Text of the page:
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ReadyBoost Hack

ReadyBoost in Vista is a neat feature. It allows you to expand your system’s memory by plugging in flash media. It uses the flash media for some of the Windows paging file making access to it faster. Well, faster than accessing your computer’s hard drive. The best improvments can be seen with systems that have 2GB of RAM or less. Also, it works great on laptops that generally have slower hard drives than desktops. I have a small laptop that needed a speed boost but I didn’t want to use a bulky USB flash drive. I wanted to use an SD card in my laptop’s built in card reader. I bought an SD card that met the speed requirements of ReadyBoost and inserted it. Vista told me that the media had failed it’s tests. I thought maybe the bottleneck was the capabilities of the card reader so I downloaded a utility to test it. The utility reported that the speed of the card and the reader was plenty fast for use with ReadyBoost. I wasn’t too surprised to see that another built-in feature of Vista didn’t work correctly. If you have the same issue, here’s how you can make ReadyBoost work with your media.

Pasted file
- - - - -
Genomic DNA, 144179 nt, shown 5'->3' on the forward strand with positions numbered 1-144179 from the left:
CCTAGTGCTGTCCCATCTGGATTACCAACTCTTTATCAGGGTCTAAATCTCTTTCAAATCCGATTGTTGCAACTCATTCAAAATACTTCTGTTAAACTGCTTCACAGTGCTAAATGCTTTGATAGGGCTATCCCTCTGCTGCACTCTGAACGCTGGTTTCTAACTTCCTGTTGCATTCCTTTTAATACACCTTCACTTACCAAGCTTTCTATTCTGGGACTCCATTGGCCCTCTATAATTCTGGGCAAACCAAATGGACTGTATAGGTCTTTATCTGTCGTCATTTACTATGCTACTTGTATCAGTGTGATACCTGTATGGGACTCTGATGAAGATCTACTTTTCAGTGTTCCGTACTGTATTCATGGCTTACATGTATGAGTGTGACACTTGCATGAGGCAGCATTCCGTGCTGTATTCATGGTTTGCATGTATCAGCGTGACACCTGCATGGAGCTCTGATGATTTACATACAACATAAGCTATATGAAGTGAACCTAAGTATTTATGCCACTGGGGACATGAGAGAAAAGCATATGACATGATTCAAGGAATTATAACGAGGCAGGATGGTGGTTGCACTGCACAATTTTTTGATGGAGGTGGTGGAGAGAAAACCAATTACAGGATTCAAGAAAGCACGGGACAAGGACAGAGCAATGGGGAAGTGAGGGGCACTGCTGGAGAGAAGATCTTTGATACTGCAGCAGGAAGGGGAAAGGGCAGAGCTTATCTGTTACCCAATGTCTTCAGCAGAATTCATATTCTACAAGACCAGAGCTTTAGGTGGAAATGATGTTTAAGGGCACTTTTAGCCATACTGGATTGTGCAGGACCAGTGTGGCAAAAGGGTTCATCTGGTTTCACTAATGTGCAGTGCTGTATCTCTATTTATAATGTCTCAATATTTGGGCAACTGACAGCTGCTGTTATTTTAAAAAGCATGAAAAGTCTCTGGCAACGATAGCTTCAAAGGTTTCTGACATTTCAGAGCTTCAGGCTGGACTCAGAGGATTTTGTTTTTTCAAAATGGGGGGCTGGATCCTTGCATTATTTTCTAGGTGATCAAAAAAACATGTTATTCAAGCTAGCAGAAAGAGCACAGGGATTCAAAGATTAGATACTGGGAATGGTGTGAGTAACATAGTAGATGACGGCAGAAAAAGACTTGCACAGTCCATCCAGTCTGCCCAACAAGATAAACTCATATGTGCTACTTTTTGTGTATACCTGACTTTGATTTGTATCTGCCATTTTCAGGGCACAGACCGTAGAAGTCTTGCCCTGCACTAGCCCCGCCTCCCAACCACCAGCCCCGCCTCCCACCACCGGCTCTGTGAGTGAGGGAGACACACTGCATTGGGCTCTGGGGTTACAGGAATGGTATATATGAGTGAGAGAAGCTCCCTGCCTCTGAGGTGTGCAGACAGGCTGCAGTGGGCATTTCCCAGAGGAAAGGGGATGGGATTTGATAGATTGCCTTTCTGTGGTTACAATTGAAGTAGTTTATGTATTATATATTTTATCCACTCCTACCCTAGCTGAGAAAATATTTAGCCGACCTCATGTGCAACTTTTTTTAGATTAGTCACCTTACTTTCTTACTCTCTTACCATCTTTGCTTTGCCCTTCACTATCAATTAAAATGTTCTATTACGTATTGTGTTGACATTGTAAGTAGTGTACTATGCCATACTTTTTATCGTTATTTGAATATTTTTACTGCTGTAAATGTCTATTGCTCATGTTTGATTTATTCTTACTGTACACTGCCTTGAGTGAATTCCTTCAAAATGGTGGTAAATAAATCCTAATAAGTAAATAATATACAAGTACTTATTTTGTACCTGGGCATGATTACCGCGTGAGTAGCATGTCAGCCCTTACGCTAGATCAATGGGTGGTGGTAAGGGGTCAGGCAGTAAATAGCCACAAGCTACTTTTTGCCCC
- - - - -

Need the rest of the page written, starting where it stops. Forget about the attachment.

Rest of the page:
First, make sure your SD card is a genuine card from the manufacturer. There are a lot of counterfits out there on the web, so buy from a reputable company like TigerDirect. Make sure your card meets the minium requirements for ReadyBoost which can be found here. If the manufacturer reports that the media should perform fast enough to meet the requirements, insert the card. If Vista reports that the media fails the tests, check the box that says “Do not test this device the next time it’s inserted.” Now run a flash media testing software that you can download freely from here: Check Flash on Softpedia. The software will tell you the actual read and write speed of your media. Use the “use temporary file” and “write and read test” options. These options won’t require you to reformat the media. If your media is fast enough to work with ReadyBoost, you’ll have to edit the registry to make it work. First, remove the card and then open the registry editor. – Disclaimer – Mess with the registry at your own risk. It’s not my fault if you “brick” your computer. You can open the registry editor by clicking the Start orb, click All Programs, click Accessories, then click the command prompt. Enter “regedit” without the quotes in the box and hit enter. This will bring up the registry editing console. Navigate to HKLM (local machine), Software, Microsoft, Windows NT, Current Version, EMDMgmt, and find a funny looking key, usually at the top of the list. In this key change the following values; Change “device status” to 2. Change “ReadSpeedKBs” to the read speed reported by the evaluation tool. Be sure to enter a decimal value, not a HEX one. Change the “WriteSpeedKBs” to the write speed reported by the evaluation tool. Again, use a decimal entry. Remember, it’s asking for KBs, not MBs. Re-insert the card and allocate the amount of memory you want ReadyBoost to use. A good value to enter is 1-3 times the amount of RAM you have on your system. I saw a great improvment in the speed of my little laptop from this tweak and my system remains stable.